Top Post Dawg
Joined
Nov 18, 2014
Location
maine
TDI
2011 vw golf tdi(gone to greener pastures), 2001 ford f250 powerstroke
Helium is an energy source? I just saw an article talking about how Cummins and Isuzu are collaborating on a new electric powertrain for heavy trucks. When Cummins is going electric, the fat lady has sung. Shaking your fist at the sky won't change a thing.
 

jmodge

Veteran Member
Joined
Jun 18, 2015
Location
Greenville, MI
TDI
2001 alh Jetta, RC2 5speed daily commuter and 2000 alh Jetta 5spd swap, 2" lift, hitch, stage 3 TDtuning w/502's backroad cruiser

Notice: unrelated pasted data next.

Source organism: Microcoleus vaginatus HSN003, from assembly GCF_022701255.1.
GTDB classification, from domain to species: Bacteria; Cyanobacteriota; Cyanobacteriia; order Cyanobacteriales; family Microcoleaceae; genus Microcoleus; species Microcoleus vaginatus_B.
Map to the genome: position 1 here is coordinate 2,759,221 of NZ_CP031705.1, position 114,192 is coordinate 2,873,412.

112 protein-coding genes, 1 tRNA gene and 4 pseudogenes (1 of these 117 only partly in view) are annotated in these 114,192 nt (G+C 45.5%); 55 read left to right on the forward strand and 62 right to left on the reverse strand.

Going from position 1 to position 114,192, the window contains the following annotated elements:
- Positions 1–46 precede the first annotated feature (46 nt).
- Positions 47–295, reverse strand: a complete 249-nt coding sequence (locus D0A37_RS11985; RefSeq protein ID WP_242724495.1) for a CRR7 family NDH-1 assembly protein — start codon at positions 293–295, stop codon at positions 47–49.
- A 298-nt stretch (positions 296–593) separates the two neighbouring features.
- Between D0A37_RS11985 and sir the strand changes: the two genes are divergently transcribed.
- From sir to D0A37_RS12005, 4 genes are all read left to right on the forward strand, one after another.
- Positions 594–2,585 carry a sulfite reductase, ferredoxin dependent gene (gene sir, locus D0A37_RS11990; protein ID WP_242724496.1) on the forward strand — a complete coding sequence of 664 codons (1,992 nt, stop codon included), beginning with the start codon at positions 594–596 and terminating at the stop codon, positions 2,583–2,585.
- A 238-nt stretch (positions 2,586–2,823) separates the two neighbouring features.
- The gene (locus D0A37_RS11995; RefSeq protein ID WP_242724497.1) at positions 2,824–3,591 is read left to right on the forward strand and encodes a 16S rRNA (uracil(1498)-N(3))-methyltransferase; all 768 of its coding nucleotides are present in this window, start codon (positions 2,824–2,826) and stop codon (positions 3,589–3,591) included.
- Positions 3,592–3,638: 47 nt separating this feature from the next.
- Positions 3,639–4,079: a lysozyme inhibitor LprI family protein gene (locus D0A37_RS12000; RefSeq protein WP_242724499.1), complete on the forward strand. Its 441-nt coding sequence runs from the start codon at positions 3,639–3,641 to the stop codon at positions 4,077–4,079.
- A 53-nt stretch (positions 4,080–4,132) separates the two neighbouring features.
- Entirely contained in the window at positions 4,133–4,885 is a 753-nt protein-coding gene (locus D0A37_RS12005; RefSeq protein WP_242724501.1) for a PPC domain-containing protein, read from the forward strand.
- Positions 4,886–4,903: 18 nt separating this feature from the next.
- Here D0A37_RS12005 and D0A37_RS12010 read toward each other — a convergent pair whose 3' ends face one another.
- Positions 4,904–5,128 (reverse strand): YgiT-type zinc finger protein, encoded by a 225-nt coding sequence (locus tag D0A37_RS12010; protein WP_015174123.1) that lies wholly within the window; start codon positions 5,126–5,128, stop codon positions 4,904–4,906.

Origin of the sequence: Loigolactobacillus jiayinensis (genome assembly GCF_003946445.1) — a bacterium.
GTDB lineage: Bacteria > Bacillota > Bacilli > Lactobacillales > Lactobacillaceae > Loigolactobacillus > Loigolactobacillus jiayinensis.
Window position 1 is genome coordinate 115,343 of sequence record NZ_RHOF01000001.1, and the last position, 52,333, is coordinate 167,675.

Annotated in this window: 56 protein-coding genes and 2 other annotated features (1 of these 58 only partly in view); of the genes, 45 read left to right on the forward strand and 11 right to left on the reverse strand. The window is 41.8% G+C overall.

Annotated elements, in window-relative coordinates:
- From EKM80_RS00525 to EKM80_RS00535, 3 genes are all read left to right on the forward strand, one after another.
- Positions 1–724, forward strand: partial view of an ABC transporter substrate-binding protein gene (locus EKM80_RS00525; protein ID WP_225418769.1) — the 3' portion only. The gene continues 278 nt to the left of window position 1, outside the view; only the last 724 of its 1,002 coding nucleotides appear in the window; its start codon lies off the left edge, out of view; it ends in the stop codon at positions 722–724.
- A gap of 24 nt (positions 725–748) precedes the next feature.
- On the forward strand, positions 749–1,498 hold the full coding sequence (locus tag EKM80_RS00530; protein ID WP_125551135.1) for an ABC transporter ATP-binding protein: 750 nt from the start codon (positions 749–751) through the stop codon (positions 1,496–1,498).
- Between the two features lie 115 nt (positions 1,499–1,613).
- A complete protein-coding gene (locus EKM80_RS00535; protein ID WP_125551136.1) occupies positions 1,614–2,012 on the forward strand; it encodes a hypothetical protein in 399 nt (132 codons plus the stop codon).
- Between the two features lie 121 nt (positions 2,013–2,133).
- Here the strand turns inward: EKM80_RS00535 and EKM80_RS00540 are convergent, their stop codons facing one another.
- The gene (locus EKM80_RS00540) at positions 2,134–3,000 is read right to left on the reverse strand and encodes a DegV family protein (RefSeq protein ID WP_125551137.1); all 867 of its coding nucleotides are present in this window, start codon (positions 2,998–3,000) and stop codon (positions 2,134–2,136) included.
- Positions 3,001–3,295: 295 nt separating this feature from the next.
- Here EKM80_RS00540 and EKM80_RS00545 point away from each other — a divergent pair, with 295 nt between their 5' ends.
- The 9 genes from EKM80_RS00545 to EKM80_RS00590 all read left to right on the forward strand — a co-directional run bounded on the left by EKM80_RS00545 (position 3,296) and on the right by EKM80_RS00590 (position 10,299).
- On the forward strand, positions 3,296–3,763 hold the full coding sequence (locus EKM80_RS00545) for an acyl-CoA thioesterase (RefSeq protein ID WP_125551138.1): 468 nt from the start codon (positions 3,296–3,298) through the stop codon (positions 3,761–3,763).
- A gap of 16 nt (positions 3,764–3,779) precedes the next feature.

So to resurrect an old thread I think things might just be around the corner for a couple reasons. First and foremost with all the hype the actual sales from the new VW or other German EV's is rather dissapointing. Increase cost in fuel with zero increase in affordability or the ability to rapidly charge a battery EV. The extreme reduction of range when weight load is applied (Diesel trucks get 600 miles while even Teslas own planned truck wont be able to tow their own trailer more than 100 miles because of the extra load on the batteries.) Lastly the increased competition, range, and a better ride while being quieter than gas. I can attest to this one personally. I actually no longer own my TDi's I traded my Jetta on a brand new '13 Passat TDI SEL premium and two years later they gave me just shy of 25k for it with 125,000 miles (yeah my commute at the time was over 200 miles round trip.) I took that money and put a down payment on my RAM 3500 with a 6.7 Cummins diesel. Yeah I am a diesel freak but I do use it for towing quite often. I still have the truck but when we had our third child we decided to trade in our '18 Atlas in on the 2022 Suburban High Country with the 3.0 duramax diesel. To compare the Suburban is actually quieter than the Atlas VR6 is, has WAY WAY WAY more room not to mention you can have all three rows of seats deployed and still be able to fit a stroller for 2 and 3+ full size suitcases in the back with room to spare. But the really really good part is that SUV gets 30-33MPG on average without even trying. Oh and the head gasket wont fail within 15k miles because they improperly torqued them at the factory.... Yeah VW I am looking at you... There is such a high demand for the Subruban they have shut down orders at least until the end of 2022. We ordered ours in May of 2021 and ended up with a 2022 number 6 off the line that we received on Oct 29th. Diesels are now available in 1500 trucks, and the K1500 SUV's (Suburban, Yukon Denali XL, and Escalade ESV as well as the Tahoe, Colorado, standard Yukon Denali, and Escalades. However, it's not just GM doing this. Lincoln has a Diesel coming out, Jeep and Dodge have multiple models that offer the FCA 3.0 liters even the new wagoneer is slated to get a diesel soon, Nissan has enetered the market as well with vans etc. Now I know what you are thinking thats only in larger vehicles and this is true but currently 4 out of 5 vehicles sold are SUV's or trucks in the USA. The next thought is this is temporary until more EV's make it out there. Well not so fast. For starters towing in an EV is abismal. Sure they can pull weight to the tune of what a 2500 can pull the problem is the range. Even when hauling under the standard 1500 towing capacity of 7700 pounds the best range so far has been about 100 miles and that is with expanded capacity batteries in prototypes. (My cousin was a Tesla engineer and now works for RIvian and in both vehicles neither could go much farther than 100 miles when towing 5500 lbs.) The other issue that no one wants to touch is cost. Any appearance of a reduction in cost of an EV that you see now is rapidly going to disappear with the introduction of more models because Lithium has a perceived scarcity at the magnitude of 100 times more scarce true or false than that of any other energy material source including Helium. Projections are that the cost of batteries will rise by 45% by 2025 which I tend to believe when you look at militaries around the world. None of them at least not publicly that I have seen are even exploring battery power beyond small drones or robots. the only alternative fuel they have been looking at is hydrogen and that says a lot. Sure auto manufacturers would love to go EV because they could reduce their labor force by upwards of 60% while dropping inventory production costs at the same or greater rates because EV's need fewer parts but people need to be able to afford them for that to happen. Given increased battery prices and no improvement in battery life coupled with an unsolvable range anxiety and even if a charging station is empty the best full charge takes 45 minutes or more public adoption will be extremely hesitant. I know I know there are all these people saying that by 2030 everyone will want them but lets not forget these were the same groups that claimed we would be living on the moon by the 80's. Ultimately there needs to be public interest be it willingly or forced to make it happen and it's clear with the addition of so many deisel options since VWAG being the last to exit of the european brands in 2018 that there is a strong demand for their return. So strong that you have to wait for an unknown number of months just to put in an order because they are having issues meeting the demand for them. Sure its not a guarantee that we will see the cars return en mass but there are large talks being held quietly and the stocks for companies that make diesel engines for some of these brands are reflecting that something big is brewing because the share prices are rising consistently even when other vast swaths of the market are falling thanks to.....